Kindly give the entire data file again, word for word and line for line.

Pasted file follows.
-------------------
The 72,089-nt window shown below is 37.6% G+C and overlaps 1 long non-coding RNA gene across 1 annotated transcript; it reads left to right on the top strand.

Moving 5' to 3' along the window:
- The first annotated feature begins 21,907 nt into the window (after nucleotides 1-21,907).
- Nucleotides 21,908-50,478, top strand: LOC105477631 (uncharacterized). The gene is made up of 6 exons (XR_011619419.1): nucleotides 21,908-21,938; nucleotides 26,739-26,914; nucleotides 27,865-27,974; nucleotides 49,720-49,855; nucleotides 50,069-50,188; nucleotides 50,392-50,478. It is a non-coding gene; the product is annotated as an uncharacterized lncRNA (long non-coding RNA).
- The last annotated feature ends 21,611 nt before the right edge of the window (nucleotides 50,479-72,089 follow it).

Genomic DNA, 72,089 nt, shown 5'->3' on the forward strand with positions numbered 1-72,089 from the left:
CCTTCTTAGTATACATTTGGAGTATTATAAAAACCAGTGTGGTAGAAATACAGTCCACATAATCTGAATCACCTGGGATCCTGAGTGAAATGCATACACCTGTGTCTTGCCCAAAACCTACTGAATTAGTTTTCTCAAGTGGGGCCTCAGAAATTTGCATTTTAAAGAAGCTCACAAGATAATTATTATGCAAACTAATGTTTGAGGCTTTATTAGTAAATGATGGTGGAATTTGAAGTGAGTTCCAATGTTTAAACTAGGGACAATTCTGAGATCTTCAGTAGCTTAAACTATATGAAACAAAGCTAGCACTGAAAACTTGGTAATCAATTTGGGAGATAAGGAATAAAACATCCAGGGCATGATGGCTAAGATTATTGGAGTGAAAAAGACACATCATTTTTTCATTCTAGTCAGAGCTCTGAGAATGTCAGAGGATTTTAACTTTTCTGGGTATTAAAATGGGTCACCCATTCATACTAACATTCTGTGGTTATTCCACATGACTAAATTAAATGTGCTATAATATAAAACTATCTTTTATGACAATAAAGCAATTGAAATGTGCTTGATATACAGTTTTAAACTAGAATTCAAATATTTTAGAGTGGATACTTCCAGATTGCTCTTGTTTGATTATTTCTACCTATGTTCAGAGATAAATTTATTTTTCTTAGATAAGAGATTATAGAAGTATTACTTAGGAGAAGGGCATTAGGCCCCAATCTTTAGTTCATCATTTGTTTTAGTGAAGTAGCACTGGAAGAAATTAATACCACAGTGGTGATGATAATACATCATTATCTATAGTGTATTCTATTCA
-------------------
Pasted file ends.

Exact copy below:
The 72,089-nt window shown below is 37.6% G+C and overlaps 1 long non-coding RNA gene across 1 annotated transcript; it reads left to right on the top strand.

Moving 5' to 3' along the window:
- The first annotated feature begins 21,907 nt into the window (after nucleotides 1-21,907).
- Nucleotides 21,908-50,478, top strand: LOC105477631 (uncharacterized). The gene is made up of 6 exons (XR_011619419.1): nucleotides 21,908-21,938; nucleotides 26,739-26,914; nucleotides 27,865-27,974; nucleotides 49,720-49,855; nucleotides 50,069-50,188; nucleotides 50,392-50,478. It is a non-coding gene; the product is annotated as an uncharacterized lncRNA (long non-coding RNA).
- The last annotated feature ends 21,611 nt before the right edge of the window (nucleotides 50,479-72,089 follow it).

Genomic DNA, 72,089 nt, shown 5'->3' on the forward strand with positions numbered 1-72,089 from the left:
CCTTCTTAGTATACATTTGGAGTATTATAAAAACCAGTGTGGTAGAAATACAGTCCACATAATCTGAATCACCTGGGATCCTGAGTGAAATGCATACACCTGTGTCTTGCCCAAAACCTACTGAATTAGTTTTCTCAAGTGGGGCCTCAGAAATTTGCATTTTAAAGAAGCTCACAAGATAATTATTATGCAAACTAATGTTTGAGGCTTTATTAGTAAATGATGGTGGAATTTGAAGTGAGTTCCAATGTTTAAACTAGGGACAATTCTGAGATCTTCAGTAGCTTAAACTATATGAAACAAAGCTAGCACTGAAAACTTGGTAATCAATTTGGGAGATAAGGAATAAAACATCCAGGGCATGATGGCTAAGATTATTGGAGTGAAAAAGACACATCATTTTTTCATTCTAGTCAGAGCTCTGAGAATGTCAGAGGATTTTAACTTTTCTGGGTATTAAAATGGGTCACCCATTCATACTAACATTCTGTGGTTATTCCACATGACTAAATTAAATGTGCTATAATATAAAACTATCTTTTATGACAATAAAGCAATTGAAATGTGCTTGATATACAGTTTTAAACTAGAATTCAAATATTTTAGAGTGGATACTTCCAGATTGCTCTTGTTTGATTATTTCTACCTATGTTCAGAGATAAATTTATTTTTCTTAGATAAGAGATTATAGAAGTATTACTTAGGAGAAGGGCATTAGGCCCCAATCTTTAGTTCATCATTTGTTTTAGTGAAGTAGCACTGGAAGAAATTAATACCACAGTGGTGATGATAATACATCATTATCTATAGTGTATTCTATTCA